It brings significant new features:
- Added a UI, runs out of the System Tray, allows installing, removing and switching Perls using a button
- Added new
associate command, allowing
berrybrew to manage
.pl file associations
berrybrew-refresh command, to be run after switching perls. No more having to re-open command line windows
- If a newer point release of a major version is introduced, we now seamlessly integrate installed previous point-releases into the Perls available
- Configuration options are now based in the Windows Registry
- Added new
options command, allows changing configuration options at runtime
- We now supply a
bb command, which is simply a short-hand form for
- Greatly enhanced the self-extracting installer
- Much more precise handling of the
PATH environment variable
- More graceful handling of exceptions
info command which displays various internal directory path information
- Added new hidden/developer commands
The UI is automatically installed by the installer. It starts and resides hidden in the System Tray until it is needed. Simply click the
berrybrewUI icon to bring up a Windows Form window. You can install, remove and switch between Perl instances.
When switching Perls using the UI, if you have open CLI windows, you still need to run
berrybrew-refresh or open a new CLI window to refresh the path information.
To exit the
berrybrewUI, right-click on the System Tray icon, and click
There are several enhancements to the installer:
We properly check for existing installations, and ask confirmation questions on the actions, depending on information about the previous install. In some cases, we'll ask to do a direct upgrade, in others, we'll ask if we can simply disable the old version before installing the new. See caveats below.
We now ask for the directory location of the Perl instance directory (internally referred to as
root_dir). If you specify a location that a previous
berrybrew used, we'll merrily inherit all of the previously installed Perls.
Uninstall is available through Add/Remove programs
UI provides select-able options to 1) install the most recent version of Perl, 2) start the UI at system startup, 3) allow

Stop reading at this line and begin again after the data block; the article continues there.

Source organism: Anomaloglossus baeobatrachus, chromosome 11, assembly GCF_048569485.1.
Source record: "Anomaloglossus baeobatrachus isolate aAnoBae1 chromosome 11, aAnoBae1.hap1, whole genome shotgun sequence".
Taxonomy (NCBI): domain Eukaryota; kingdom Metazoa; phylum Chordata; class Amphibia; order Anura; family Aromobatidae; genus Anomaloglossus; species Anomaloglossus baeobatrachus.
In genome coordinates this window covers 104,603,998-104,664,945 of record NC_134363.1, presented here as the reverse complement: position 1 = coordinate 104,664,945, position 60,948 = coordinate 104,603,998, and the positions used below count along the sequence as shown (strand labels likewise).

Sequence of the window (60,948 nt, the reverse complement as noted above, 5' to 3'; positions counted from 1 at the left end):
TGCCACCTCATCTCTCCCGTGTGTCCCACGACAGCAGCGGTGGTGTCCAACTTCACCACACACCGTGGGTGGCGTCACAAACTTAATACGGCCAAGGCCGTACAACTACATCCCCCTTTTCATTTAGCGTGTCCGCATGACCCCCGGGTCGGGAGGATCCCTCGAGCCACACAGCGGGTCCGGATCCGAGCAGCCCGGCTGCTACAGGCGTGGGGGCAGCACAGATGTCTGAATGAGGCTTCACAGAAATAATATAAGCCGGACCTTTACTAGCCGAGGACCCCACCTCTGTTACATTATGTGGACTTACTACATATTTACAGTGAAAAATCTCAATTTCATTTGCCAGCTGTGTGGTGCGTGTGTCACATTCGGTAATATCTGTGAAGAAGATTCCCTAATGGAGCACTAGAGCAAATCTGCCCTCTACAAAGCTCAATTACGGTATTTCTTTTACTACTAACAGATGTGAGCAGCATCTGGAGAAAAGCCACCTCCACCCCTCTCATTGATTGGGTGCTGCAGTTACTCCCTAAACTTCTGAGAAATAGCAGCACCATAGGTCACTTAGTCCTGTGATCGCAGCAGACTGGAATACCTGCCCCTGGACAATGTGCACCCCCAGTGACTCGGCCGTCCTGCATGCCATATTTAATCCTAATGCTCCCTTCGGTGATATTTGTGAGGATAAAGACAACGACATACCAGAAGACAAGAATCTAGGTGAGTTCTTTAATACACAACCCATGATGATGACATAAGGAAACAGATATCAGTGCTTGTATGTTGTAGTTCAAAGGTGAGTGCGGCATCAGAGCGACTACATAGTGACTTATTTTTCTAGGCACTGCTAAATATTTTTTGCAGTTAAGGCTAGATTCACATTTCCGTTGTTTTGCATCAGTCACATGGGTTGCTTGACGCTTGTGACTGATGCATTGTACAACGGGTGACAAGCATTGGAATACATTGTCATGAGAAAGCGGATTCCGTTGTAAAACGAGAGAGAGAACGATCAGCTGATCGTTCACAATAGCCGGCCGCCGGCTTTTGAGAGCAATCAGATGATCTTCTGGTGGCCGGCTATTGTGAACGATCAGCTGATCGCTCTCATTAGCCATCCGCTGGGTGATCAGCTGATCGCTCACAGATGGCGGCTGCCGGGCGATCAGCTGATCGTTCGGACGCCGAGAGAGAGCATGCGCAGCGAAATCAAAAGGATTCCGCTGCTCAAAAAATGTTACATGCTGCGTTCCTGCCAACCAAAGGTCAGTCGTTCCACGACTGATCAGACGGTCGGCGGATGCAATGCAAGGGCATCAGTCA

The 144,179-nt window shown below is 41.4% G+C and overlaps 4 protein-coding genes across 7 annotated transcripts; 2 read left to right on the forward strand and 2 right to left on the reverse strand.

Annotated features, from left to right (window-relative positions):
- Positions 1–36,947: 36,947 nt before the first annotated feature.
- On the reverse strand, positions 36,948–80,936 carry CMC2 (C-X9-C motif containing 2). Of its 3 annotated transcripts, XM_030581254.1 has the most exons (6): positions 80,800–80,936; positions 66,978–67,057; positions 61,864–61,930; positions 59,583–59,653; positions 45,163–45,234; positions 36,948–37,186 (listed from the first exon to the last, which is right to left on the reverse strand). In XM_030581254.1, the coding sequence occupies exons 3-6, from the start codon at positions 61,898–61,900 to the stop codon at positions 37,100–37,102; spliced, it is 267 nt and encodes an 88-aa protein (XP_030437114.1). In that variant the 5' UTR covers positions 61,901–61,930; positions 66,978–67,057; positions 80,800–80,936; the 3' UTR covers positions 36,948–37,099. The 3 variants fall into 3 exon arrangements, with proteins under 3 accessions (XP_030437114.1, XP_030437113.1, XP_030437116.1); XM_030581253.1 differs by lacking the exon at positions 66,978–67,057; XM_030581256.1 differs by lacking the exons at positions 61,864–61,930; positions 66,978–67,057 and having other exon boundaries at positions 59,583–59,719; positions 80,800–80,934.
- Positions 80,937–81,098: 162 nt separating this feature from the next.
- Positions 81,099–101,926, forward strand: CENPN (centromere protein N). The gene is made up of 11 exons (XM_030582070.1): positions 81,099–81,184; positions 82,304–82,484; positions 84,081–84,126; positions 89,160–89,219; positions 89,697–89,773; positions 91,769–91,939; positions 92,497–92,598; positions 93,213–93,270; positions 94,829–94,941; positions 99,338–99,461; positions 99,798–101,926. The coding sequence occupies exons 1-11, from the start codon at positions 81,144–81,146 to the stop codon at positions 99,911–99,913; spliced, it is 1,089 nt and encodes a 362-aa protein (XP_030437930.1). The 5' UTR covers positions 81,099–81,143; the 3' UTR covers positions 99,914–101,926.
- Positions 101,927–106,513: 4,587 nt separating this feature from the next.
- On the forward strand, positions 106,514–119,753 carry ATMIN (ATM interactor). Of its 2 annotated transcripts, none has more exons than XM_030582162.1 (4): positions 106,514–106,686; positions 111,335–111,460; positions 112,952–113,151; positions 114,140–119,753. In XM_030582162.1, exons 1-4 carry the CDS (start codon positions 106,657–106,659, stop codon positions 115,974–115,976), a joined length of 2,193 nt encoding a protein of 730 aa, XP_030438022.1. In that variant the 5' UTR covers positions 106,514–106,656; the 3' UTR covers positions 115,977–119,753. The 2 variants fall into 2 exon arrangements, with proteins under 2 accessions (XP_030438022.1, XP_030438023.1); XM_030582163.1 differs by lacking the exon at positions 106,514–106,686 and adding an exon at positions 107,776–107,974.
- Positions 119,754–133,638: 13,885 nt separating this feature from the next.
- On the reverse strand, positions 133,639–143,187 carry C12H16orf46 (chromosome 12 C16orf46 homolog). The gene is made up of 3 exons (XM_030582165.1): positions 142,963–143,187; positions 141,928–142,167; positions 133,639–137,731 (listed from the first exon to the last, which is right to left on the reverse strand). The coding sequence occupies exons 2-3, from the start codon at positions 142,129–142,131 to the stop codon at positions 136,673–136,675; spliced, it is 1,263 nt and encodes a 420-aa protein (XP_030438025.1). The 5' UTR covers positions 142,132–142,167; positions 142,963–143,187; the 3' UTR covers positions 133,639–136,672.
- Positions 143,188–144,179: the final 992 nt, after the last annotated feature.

berrybrew to manage
.pl file association
Caveats: If you have a previous version of
berrybrew where you've changed any of the default configuration variables in the
config.json file, you will have to manually update these options after install of the new version. Simply run
berrybrew options on the new version to see what values are set. Then, open up your previous berrybrew's
config.json file, and for each difference, simply run
berrybrew options directive value where
directive is the name of the option, and
value is the value from the old config file. This will be automated in a future release.
You can now allow
berrybrew to manage the
.pl file association. We implement this in a similar way to Unix, in which when we're managing this association, the system will use the first
perl found in the
PATH environment variable.
- Check current file association with
- Allow us to manage the association:
berrybrew associate set
- Revert back to the previous association:
berrybrew associate unset
- Broke out the dev build script into three:
build_ui.bat. Left in place the
build.bat script, which performs all three actions
- The dev and test builds automatically create and use their own respective registry locations (
I've spent more than four years working on Raspberry Pi stuff for Perl, and although it's only garnered a relatively small but thorough interest, it's been a wonderful one to be a part of.
Mozilla has opened up a new IoT Platform, and I'm wondering if it'd be worth the time to provide a Perl interface to it or not.